When Los Angeles Lakers’ forward Kobe Bryant, 37, takes the court against the Utah Jazz in front of a home crowd on Wednesday night, it will be the final farewell in a season full of farewells.
Kobe’s last game against the Thunder.
Kobe’s last game in New York.
Kobe’s last game against LeBron James.
Wednesday night marks his last game, period.
To honor Bryant’s career, the Lakers have gone all out, inviting his former teammates to the Staples Center, erecting giant screens outside the arena bearing his image, and bringing in Red Hot Chili Peppers bassist Flea to play the national anthem, according to the Los Angeles Times.
“The game is going to be a ‘zircus’ — a zoo and a circus,” said Lakers publicist John Black, according to newspaper.
Courtside tickets for the game have sold for as high as $27,500, compared with $1,000 to $2,000 for a typical game, ABC News reports, and hordes of media will be on hand. The much-hyped event even spawned it’s own Twitter hashtag, #MambaDay, after Bryant’s nickname, the “Black Mamba.”
Though the Lakers have gone 16-65 in a miserable season that’s landed them dead last in the Western conference, and though Bryant himself has struggled mightily to make his ailing body obey his competitive spirit, the focus of tonight’s game will be on the past, not the present.
Here’s a look back at his life and career by the numbers.
17 – The age Bryant was drafted into NBA
Taken 13th overall by the Charlotte Hornets in the 1996 draft, Bryant was then traded to the Lakers for center Vlade Divac. Here’s the video of his draft night:
20 – Number of seasons in the NBA
“Playing 20 seasons in any professional sport is rare,” ESPN writes. “Playing 20 seasons for just one team? Now that’s an exclusive club.” It adds that in the last 20 years, only 11 players from the four major U.S. professional sports leagues (MLB, NBA, NHL, NFL) have played with the same team.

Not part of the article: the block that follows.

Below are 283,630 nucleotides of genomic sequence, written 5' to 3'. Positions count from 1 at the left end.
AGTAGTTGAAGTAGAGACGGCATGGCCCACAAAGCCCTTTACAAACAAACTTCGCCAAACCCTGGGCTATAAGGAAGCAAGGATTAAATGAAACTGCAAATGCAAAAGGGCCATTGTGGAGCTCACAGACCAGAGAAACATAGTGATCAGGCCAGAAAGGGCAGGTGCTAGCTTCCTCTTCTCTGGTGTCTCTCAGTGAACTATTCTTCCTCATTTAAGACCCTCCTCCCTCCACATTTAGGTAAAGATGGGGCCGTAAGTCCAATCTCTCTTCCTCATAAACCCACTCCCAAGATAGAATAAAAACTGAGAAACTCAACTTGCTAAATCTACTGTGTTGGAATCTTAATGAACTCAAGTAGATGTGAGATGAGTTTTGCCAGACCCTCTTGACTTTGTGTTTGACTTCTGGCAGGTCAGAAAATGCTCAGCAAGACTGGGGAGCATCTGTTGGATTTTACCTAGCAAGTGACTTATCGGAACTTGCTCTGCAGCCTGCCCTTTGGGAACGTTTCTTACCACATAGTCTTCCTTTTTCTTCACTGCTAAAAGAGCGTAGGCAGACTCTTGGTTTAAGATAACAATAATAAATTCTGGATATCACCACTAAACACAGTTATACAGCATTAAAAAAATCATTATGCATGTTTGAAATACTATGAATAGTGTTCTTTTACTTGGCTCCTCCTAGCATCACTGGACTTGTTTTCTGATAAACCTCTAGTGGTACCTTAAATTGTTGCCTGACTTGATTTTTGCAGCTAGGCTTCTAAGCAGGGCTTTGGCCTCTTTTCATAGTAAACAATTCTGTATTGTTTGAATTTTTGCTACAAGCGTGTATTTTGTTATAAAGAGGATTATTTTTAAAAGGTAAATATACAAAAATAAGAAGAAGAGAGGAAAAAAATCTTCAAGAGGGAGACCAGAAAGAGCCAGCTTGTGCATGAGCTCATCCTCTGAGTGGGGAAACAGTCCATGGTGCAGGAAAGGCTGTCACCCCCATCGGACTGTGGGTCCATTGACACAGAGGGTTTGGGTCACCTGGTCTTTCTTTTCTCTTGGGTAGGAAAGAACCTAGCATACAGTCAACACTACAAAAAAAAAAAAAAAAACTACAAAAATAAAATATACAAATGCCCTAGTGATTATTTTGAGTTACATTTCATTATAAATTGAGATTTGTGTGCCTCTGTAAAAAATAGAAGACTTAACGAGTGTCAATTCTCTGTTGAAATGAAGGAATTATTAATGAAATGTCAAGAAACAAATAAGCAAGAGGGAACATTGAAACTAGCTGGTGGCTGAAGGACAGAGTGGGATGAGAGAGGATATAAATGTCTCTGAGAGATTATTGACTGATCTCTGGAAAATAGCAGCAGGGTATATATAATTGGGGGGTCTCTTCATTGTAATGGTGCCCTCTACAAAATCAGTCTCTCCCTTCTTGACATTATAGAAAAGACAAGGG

5 – NBA championship rings
Teaming up with another Lakers legend, Shaquille O’Neal, Bryant won three consecutive titles in 2000, 2001 and 2002. He won another two in 2009 and 2010.
2 – Daughters
Bryant and his wife, Vanessa, have two daughters, Natalia, 13, and Gianna Maria-Onore Bryant, 9.
1 – NBA MVP award
Bryant won the league’s Most Valuable Player award for the 2007-08 season, beating Chris Paul, Kevin Garnett, LeBron James and Dwight Howard.
2 – Olympic gold medals
Bryant has been on five U.S. national basketball teams, helping lead them to gold medals in the 2008 and 2012 Olympics.
18 – All-star selections
In his 20 seasons, Bryant was selected for the all-star game every year except in his rookie season and in the 1998-99 season when the all-star game was cancelled because of an NBA lockout.
1 – Poem announcing his retirement
When Bryant announced his retirement in November 2015, it wasn’t a shock. The 37-year-old tore his Achilles tendon at the end of the 2013 season and spent much of the next season recovering. When he came back, he injured his knee and then tore his rotator cuff, which required surgery. While the announcement, wasn’t unexpected, the form in which he delivered it certainly was. He wrote a poem, called “Dear Basketball” in the Players’ Tribune website, which begins like this:
From the moment
I started rolling my dad’s tube socks
And shooting imaginary
In the Great Western Forum
I knew one thing was real:
I fell in love with you.”
33,583 – Points scored in his career (so far)
In 2014, Bryant surpassed Michael Jordan for third on the all-time scoring list. He ranks behind Kareem Abdul-Jabbar (38,387) and Karl Malone (36,928). In 2005-06, Bryant dropped 81 points against the Toronto Raptors, the second most points scored in a single NBA game behind Wilt Chamberlain’s 100-point game in 1962.
1 – Rape case
In 2003, a 19-year-old woman accused Bryant of raping her and he was charged with sexual assault and false imprisonment. The criminal charges were later dropped because the accuser, who faced intense scrutiny in the press, said she would not testify in court. Bryant settled a civil suit with the woman for an undisclosed amount and issued a public apology as part of the deal. His statement read, in part, “Although I truly believe this encounter between us was consensual, I recognize now that she did not and does not view this incident the same way I did.”
This is the Cliffs-notes version of the story. For a thorough recounting of the accusations, fallout and litigation, read The Daily Beast‘s recent story called “Kobe Bryant’s Black Mark.”